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Capturing time on site for single-page visits

by Intlock Team on

A key metric in web analytics is the amount of time a visitor spends browsing your website. To calculate it, most analytic tools rely on measuring the time between visits to different pages on your site – meaning, for example, that if a visitor clicks on Page A at 11 A.M. and then on Page B at 11.05 A.M., the time spent on Page A will be reported as five minutes.

But what about the last page a visitor looks at during a session? And what if they only look at one page? Most analytics tools have no way of capturing this data and, when it comes to single-page visits, it will seem as if the visitor was never there at all.

CardioLog Analytics, however, has managed to overcome this problem.

  • Get an accurate picture of the amount of time visitors spend on your site
  • Fire “pulse” events every few seconds for continual recording
  • Factor single-page and last-page views into the calculation
  • Avoid the under reporting that most other analytic tools deliver


Since they rely on measuring the time between a click on one page and another, most analytics solutions companies admit that their web analytic tools cannot present an accurate picture of how much time a visitor spends on your website.

Here’s Google, in its own words, on Google Analytics: “When a page is the last page in a session, there is no way to calculate the time spent on it because there is no subsequent pageview.” Google adds: “When that page is the only page viewed in the session, no time on page is calculated.”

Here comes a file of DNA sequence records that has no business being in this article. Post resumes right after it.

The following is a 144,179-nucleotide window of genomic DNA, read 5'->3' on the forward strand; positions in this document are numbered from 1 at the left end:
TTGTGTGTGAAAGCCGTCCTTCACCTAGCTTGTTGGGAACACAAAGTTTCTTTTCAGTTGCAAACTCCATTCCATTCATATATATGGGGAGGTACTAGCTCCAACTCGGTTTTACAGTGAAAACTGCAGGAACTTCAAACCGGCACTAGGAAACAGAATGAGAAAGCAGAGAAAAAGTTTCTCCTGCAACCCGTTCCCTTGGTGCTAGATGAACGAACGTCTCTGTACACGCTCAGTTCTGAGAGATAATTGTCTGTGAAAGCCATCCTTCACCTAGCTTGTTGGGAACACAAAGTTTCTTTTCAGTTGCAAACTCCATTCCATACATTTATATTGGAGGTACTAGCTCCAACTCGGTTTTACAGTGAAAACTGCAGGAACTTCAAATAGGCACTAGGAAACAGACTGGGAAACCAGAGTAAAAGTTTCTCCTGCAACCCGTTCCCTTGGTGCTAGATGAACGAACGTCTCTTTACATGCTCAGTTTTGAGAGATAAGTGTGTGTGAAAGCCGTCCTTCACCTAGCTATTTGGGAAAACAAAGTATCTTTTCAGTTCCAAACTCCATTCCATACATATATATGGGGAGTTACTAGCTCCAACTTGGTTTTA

Likewise, WebTrends has this to say: “Naturally, if a user only visits a single page, it may not be possible to determine the length of time the visitor spent on the site. Something has to occur to fire off the Java Script or to initiate another request from the web server (if you are using log files) and that’s usually a click to go to another page. WebTrends treats these as a zero-length visit and removes them from the calculation of average visit duration.”

It’s very common for a visitor to look only at a single page – clicking on a direct link to a blog or using a search engine that enables them to go straight to the information they want, then reading, and leaving. And it’s easy to imagine a scenario in which visitors click quickly through several pages until they find what they’re looking for and then spend the majority of the time looking at that last page. In both of these instances, most analytics tools will record the page request and start time of the session, but they won’t know how long such a visitor was at the screen looking at your content, and so will leave single-page and last-page views out of the equation altogether, as if they never happened. Such omissions mean you will be seriously underreporting the amount of time visitors spend on your website.

With such a high risk of inaccuracy, with most analytic tools, time spent on site ceases to be a useful metric at all. CardioLog, however, has managed to overcome this tricky limitation.

CardioLog has a unique way of tracking the amount of time a visitor spends on a page that enables single-page and last-page visits to be factored into the calculation. This is achieved by having the CardioLog JavaScript tracking code fire “pulse” events every few seconds, until the visitor leaves the page either by navigating away from it or by closing the browser.  These “pulse” events are then processed by the reporting engine to calculate the overall amount of time a visitor spends on a page in a more accurate, meaningful way.

This feature also has some additional uses, including providing real-time data about which of your visitors are online. “Pulse” events are being fired as long as a visitor is viewing a page, enabling you to engage him by pushing personalized content or sending chat messages.

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